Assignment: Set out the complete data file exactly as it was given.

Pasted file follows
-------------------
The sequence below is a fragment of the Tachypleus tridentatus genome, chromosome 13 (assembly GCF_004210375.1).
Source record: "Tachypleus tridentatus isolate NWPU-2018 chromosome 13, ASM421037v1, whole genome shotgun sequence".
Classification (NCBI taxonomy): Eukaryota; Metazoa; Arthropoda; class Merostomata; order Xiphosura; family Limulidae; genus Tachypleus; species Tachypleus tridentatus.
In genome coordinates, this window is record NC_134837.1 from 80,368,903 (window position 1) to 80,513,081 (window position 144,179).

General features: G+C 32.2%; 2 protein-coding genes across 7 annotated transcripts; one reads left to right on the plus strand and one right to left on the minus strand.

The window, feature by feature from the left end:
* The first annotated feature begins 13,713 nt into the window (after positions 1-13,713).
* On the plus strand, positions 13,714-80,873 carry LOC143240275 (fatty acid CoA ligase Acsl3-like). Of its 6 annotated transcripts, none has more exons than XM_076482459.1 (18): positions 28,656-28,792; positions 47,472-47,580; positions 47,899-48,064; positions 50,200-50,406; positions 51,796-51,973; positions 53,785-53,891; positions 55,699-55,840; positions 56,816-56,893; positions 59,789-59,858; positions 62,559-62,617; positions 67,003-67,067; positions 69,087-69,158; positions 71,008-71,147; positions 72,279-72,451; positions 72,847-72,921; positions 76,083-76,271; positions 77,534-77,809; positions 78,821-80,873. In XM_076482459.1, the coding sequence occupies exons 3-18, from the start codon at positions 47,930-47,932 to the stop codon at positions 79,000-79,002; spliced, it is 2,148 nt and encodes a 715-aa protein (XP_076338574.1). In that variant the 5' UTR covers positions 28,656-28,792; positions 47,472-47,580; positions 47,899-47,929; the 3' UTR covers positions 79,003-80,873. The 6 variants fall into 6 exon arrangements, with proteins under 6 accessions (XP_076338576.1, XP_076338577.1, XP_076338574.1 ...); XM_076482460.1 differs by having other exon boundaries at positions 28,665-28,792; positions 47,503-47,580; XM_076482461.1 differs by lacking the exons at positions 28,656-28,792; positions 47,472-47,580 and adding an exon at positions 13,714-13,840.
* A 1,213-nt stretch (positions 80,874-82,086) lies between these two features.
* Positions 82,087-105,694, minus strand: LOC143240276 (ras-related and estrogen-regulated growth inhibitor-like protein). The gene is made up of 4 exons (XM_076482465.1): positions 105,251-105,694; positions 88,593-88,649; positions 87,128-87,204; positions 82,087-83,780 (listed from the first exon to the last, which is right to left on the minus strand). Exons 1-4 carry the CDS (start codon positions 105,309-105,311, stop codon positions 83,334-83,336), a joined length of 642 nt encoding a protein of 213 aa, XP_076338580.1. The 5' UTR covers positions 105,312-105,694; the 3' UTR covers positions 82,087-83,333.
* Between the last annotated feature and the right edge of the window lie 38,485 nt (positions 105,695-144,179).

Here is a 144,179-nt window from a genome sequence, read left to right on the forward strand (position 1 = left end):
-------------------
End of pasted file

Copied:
The sequence below is a fragment of the Tachypleus tridentatus genome, chromosome 13 (assembly GCF_004210375.1).
Source record: "Tachypleus tridentatus isolate NWPU-2018 chromosome 13, ASM421037v1, whole genome shotgun sequence".
Classification (NCBI taxonomy): Eukaryota; Metazoa; Arthropoda; class Merostomata; order Xiphosura; family Limulidae; genus Tachypleus; species Tachypleus tridentatus.
In genome coordinates, this window is record NC_134837.1 from 80,368,903 (window position 1) to 80,513,081 (window position 144,179).

General features: G+C 32.2%; 2 protein-coding genes across 7 annotated transcripts; one reads left to right on the plus strand and one right to left on the minus strand.

The window, feature by feature from the left end:
* The first annotated feature begins 13,713 nt into the window (after positions 1-13,713).
* On the plus strand, positions 13,714-80,873 carry LOC143240275 (fatty acid CoA ligase Acsl3-like). Of its 6 annotated transcripts, none has more exons than XM_076482459.1 (18): positions 28,656-28,792; positions 47,472-47,580; positions 47,899-48,064; positions 50,200-50,406; positions 51,796-51,973; positions 53,785-53,891; positions 55,699-55,840; positions 56,816-56,893; positions 59,789-59,858; positions 62,559-62,617; positions 67,003-67,067; positions 69,087-69,158; positions 71,008-71,147; positions 72,279-72,451; positions 72,847-72,921; positions 76,083-76,271; positions 77,534-77,809; positions 78,821-80,873. In XM_076482459.1, the coding sequence occupies exons 3-18, from the start codon at positions 47,930-47,932 to the stop codon at positions 79,000-79,002; spliced, it is 2,148 nt and encodes a 715-aa protein (XP_076338574.1). In that variant the 5' UTR covers positions 28,656-28,792; positions 47,472-47,580; positions 47,899-47,929; the 3' UTR covers positions 79,003-80,873. The 6 variants fall into 6 exon arrangements, with proteins under 6 accessions (XP_076338576.1, XP_076338577.1, XP_076338574.1 ...); XM_076482460.1 differs by having other exon boundaries at positions 28,665-28,792; positions 47,503-47,580; XM_076482461.1 differs by lacking the exons at positions 28,656-28,792; positions 47,472-47,580 and adding an exon at positions 13,714-13,840.
* A 1,213-nt stretch (positions 80,874-82,086) lies between these two features.
* Positions 82,087-105,694, minus strand: LOC143240276 (ras-related and estrogen-regulated growth inhibitor-like protein). The gene is made up of 4 exons (XM_076482465.1): positions 105,251-105,694; positions 88,593-88,649; positions 87,128-87,204; positions 82,087-83,780 (listed from the first exon to the last, which is right to left on the minus strand). Exons 1-4 carry the CDS (start codon positions 105,309-105,311, stop codon positions 83,334-83,336), a joined length of 642 nt encoding a protein of 213 aa, XP_076338580.1. The 5' UTR covers positions 105,312-105,694; the 3' UTR covers positions 82,087-83,333.
* Between the last annotated feature and the right edge of the window lie 38,485 nt (positions 105,695-144,179).

Here is a 144,179-nt window from a genome sequence, read left to right on the forward strand (position 1 = left end):